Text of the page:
[84] Moreover it was a regular custom with Apelles never to let a day of business to be so fully occupied that he did not practise his art by drawing a line, which has passed from him into a proverb. Another habit of his was when he had finished his works to place them in a gallery in the view of passers by, and he himself stood out of sight behind the picture and listened to hear what faults were noticed, rating the public as a more observant critic than himself. [85] And it is said that he was found fault with by a shoemaker because in drawing a subject's sandals he had represented the loops in them as one too few, and the next day the same critic was so proud of the artist's correcting the fault indicated by his previous objection that he found fault with the leg, but Apelles indignantly looked out from behind the picture and rebuked him, saying that a shoemaker in his criticism must not go beyond the sandal - a remark that has also passed into a proverb. In fact he also possessed great courtesy of manners, which made him more agreeable to Alexander the Great, who frequently visited his studio - for, as we have said, Alexander had published an edict forbidding any other artist to paint his portrait; but in the studio Alexander used to talk a great deal about painting without any real knowledge of it, and Apelles would politely advise him to drop the subject, saying that the boys engaged in grinding the colours were laughing at him: [86] so much power did his authority exercise over a King who was otherwise of an irascible temper. And yet Alexander conferred honour on him in a most conspicuous instance; he had such an admiration for the beauty of his favourite mistress, named Pancaspe, that he gave orders that she should be painted in the nude by Apelles, and then discovering that the artist while executing the commission had fallen in hive with the woman, he presented her to him, great minded as he was and still greater owing to his control of himself, and of a greatness proved by this action as much as by any other victory: [87] because he conquered himself, and presented not only his bedmate but his affection also to the artist, and was not even influenced by regard for the feelings of his favourite in having been recently the mistress of a monarch and now belonged to a painter. Some persons believe that she was the model from which the Aphrodite Anadyomene {Rising from the Sea} was painted. It was Apelles also who, kindly among his rivals, first established the reputation of Protogenes at Rhodes. [88] Protogenes was held in low esteem by his fellow-countrymen, as is usual with home products, and, when Apelles asked him what price he set on some works he had finished, he had mentioned some small sum, but Apelles made him an offer of fifty talents for them, and spread it about that he was buying them with the intention of selling them as works of his own. This device aroused the people of Rhodes to appreciate the artist, and Apelles only parted with the pictures to them at an enhanced price.

He also painted portraits so absolutely lifelike that, incredible as it sounds, the grammarian Apion has left it on record that one of those persons called 'physiognomists,' who prophesy people's future by their countenance, pronounced from their portraits either the year of the subjects' deaths hereafter or the number of years they had already lived. [89] Apelles had been on bad terms with Ptolemy in Alexander's retinue. When this Ptolemy was King of Egypt, Apelles on a voyage had been driven by a violent storm into Alexandria. His rivals maliciously suborned the King's jester to convey to him an invitation to dinner, to which he came. Ptolemy was very indignant, and paraded his hospitality-stewards for Apelles to say which of them had given him the invitation. Apelles picked up a piece of extinguished charcoal from the hearth and drew a likeness on the wall, the King recognizing the features of the jester as soon as he began the sketch. [90] He also painted a portrait of King Antigonus who was blind in one eye, and devised an original method of concealing the defect, for he did the likeness in 'three-quarter,' so that the feature that was lacking in the subject might be thought instead to be absent in the picture, and he only showed the part of the face which he was able to display as unmutilated. Among his works there are also pictures of persons at the point of death. But it is not easy to say which of his productions are of the highest rank. [91] His Aphrodite emerging from the Sea was dedicated by the deified Augustus in the shrine of his father Caesar; it is known as the Anadyomene; this like other works is eclipsed yet made famous by the Greek verses which sing its praises; the lower part of the picture having become damaged nobody could be found to restore it, but the actual injury contributed to the glory of the artist. This picture however suffered from age and rot, and Nero when emperor substituted another for it, a work by Dorotheus. [92] Apelles had also begun on another Aphrodite at Cos, which was to surpass even his famous earlier one; but death grudged him the work when only partly finished, nor could anybody be found to carry on the task, in conformity with the outlines of the sketches prepared. He also painted Alexander the Great holding a Thunderbolt, in the temple of Artemis at Ephesus, for a fee of twenty talents in gold. The fingers have the appearance of projecting from the surface and the thunderbolt seems to stand out from the picture - readers must remember that all these effects were produced by four colours; the artist received the price of this picture in gold coin measured by weighty not counted. [93] He also painted a Procession of the Megabyzus, the priest of Artemis of Ephesus, a Clitus with Horse hastening into battle; and an armour-bearer handing someone a helmet at his command. How many times he painted Alexander and Philip it would be superfluous to recount. His Habron at Samos is much admired, as is his Menander, king of Caria, at Rhodes, likewise his Antaeus, and at Alexandria his Gorgosthenes the Tragic Actor, and at Rome his Castor and Pollux with Victory and Alexander the Great, and also his figure of War with the Hands Tied behind, with Alexander riding in Triumph in his Chariot. [94] Both of these pictures the deified Augustus with restrained good taste had dedicated in the most frequented parts of his forum; the emperor Claudius however thought it more advisable to cut out the face of Alexander from both works and substitute portraits of Augustus. The Heracles with Face Averted in the temple of Diana is also believed to be by his hand - so drawn that the picture more truly displays Heracles' face than merely suggests it to the imagination - a very difficult achievement. He also painted a Nude Hero, a picture with which he challenged Nature herself. [95] There is, or was, a picture of a Horse by him, painted in a competition, by which he carried his appeal for judgement from mankind to the dumb quadrupeds; for perceiving that his rivals were getting the better of him by intrigue, he had some horses brought and showed them their pictures one by one; and the horses only began to neigh when they saw the horse painted by Apelles; and this always happened subsequently, showing it to be a sound test of artistic skill. [96] He also did a Neoptolemus on Horseback fighting against the Persians, an Archelaus with his Wife and Daughter, and an Antigonus with a Breastplate marching with his horse at his side. Connoisseurs put at the head of all his works the portrait of the same king seated on horseback, and his Artemis in the midst of a band of Maidens offering a Sacrifice, a work by which he may be thought to have surpassed Homer's verses describing the same subject { Od. 6.102 ff. }. He even painted things that cannot be represented in pictures - thunder, lightning and thunderbolts, the pictures known respectively under the Greek titles of Bronte, Astrape and Ceraunobolia.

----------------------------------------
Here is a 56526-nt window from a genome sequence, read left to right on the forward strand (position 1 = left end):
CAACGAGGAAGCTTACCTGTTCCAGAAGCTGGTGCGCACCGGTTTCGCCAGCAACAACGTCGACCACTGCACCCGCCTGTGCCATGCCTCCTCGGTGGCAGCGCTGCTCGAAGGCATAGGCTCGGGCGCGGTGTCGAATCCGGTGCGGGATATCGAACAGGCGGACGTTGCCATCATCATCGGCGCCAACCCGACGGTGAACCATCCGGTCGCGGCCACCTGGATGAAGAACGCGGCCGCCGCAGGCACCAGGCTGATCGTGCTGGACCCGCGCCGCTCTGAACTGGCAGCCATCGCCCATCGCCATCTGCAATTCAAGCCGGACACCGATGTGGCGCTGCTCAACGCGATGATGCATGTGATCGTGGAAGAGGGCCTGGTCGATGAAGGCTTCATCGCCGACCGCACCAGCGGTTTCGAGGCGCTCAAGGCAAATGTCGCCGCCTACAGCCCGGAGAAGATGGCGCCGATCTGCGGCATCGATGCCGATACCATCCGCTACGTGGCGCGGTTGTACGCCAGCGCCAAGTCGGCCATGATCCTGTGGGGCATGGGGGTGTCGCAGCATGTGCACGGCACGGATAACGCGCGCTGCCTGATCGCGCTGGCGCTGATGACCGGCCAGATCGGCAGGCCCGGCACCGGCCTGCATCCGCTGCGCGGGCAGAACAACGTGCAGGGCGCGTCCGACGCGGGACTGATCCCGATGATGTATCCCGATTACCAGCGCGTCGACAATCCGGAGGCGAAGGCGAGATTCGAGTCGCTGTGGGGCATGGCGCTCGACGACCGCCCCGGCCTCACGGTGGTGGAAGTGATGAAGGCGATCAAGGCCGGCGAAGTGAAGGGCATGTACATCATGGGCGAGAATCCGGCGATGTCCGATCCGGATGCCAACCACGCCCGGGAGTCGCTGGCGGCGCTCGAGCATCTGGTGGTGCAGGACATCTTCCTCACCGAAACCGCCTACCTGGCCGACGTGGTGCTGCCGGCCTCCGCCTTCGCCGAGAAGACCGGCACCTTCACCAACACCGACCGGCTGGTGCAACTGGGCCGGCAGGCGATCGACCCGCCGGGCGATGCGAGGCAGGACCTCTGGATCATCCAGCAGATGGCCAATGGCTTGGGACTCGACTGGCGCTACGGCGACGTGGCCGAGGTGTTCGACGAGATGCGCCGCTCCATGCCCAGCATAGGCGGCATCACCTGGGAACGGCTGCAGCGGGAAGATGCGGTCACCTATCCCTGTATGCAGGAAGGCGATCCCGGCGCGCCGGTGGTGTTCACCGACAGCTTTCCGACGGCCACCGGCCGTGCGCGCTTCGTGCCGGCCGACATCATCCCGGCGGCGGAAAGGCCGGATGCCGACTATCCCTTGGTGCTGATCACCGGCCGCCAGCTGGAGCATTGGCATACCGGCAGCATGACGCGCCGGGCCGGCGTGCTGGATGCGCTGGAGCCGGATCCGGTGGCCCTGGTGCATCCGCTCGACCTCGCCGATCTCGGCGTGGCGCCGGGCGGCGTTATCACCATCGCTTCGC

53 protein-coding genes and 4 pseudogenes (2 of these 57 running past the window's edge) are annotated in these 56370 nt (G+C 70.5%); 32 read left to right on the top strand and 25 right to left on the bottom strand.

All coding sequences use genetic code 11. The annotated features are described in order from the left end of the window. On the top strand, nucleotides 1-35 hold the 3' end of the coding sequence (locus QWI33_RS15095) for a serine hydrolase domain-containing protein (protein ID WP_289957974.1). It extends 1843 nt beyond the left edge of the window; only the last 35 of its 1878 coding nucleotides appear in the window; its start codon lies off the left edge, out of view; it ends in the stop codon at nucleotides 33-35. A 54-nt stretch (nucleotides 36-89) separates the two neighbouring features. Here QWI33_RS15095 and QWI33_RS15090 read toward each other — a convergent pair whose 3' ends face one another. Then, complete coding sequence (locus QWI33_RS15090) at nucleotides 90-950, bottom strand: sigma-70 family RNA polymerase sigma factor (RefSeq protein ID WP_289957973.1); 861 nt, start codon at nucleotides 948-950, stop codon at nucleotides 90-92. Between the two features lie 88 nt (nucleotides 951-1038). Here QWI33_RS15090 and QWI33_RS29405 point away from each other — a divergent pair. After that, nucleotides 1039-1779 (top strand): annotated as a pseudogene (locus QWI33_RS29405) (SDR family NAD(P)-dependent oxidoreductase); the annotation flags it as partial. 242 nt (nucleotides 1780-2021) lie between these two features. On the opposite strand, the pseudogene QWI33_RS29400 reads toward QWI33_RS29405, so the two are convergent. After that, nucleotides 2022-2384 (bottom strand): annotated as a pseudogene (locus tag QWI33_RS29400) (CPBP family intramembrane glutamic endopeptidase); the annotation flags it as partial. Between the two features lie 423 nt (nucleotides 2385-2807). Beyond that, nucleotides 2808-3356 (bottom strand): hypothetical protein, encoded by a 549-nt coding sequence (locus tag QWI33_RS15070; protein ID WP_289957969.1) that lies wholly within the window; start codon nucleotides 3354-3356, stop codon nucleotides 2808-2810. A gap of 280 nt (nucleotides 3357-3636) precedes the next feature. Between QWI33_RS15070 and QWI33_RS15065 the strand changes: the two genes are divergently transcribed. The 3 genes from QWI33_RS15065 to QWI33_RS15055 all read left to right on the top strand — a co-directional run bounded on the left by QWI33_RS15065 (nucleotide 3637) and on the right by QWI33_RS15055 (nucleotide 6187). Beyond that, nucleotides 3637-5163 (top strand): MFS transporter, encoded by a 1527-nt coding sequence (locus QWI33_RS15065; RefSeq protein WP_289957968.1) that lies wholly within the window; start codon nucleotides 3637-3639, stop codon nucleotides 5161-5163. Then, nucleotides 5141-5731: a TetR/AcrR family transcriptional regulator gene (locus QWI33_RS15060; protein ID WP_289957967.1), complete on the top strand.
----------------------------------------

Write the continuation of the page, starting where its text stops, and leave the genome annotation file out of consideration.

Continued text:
[97] His inventions in the art of painting have been useful to all other painters as well, but there was one which nobody was able to imitate: when his works were finished he used to cover them over with a black varnish of such thinness that its very presence, while its reflexion threw up the brilliance of all the colours and preserved them from dust and dirt, was only visible to anyone who looked at it close up, but also employing great calculation of lights, so that the brilliance of the colours should not offend the sight when people looked at them as if through muscovy-glass and so that the same device from a distance might invisibly give sombreness to colours that were too brilliant.

[98] Contemporary with Apelles was Aristides of Thebes. He was the first of all painters who depicted the mind and expressed the feelings of a human being, what the Greeks term ēthē, and also the emotions; he was a little too hard in his colours. His works include on the capture of a town, showing an infant creeping to the breast of its mother who is dying of a wound; it is felt that the mother is aware of the child and is afraid that as her milk is exhausted by death it may suck blood; this picture had been removed by Alexander the Great to his native place, Pella. [99] The same artist painted a Battle with the Persians, a panel that contains a hundred human figures, which he parted with to Mnason the tyrant of Elatea on the terms of ten minas per man. He also painted a Four-horse Chariots Racing, a Suppliant, who almost appeared speak, Huntsmen with Quarry, Leontion Epicurus's mistress, and Woman At Rest through Love of her Brother; and likewise the Dionysus and the Ariadne once on view in the temple of Ceres at Rome, and the Tragic Actor and Boy in the Temple of Apollo, [100] a picture of which the beauty has perished owing to the lack of skill of a painter commissioned by Marcus Junius as praetor to clean it in readiness for the festival of the Ludi Apollinares. There has also been on view in the temple of Faith in the Capitol his picture of an Old Man with a Lyre giving lessons to a Boy. He also painted a Sick Man which has received unlimited praise; and he was so able an artist that King Attalus is said to have bought a single picture of his for a hundred talents.

Following sections (101-202)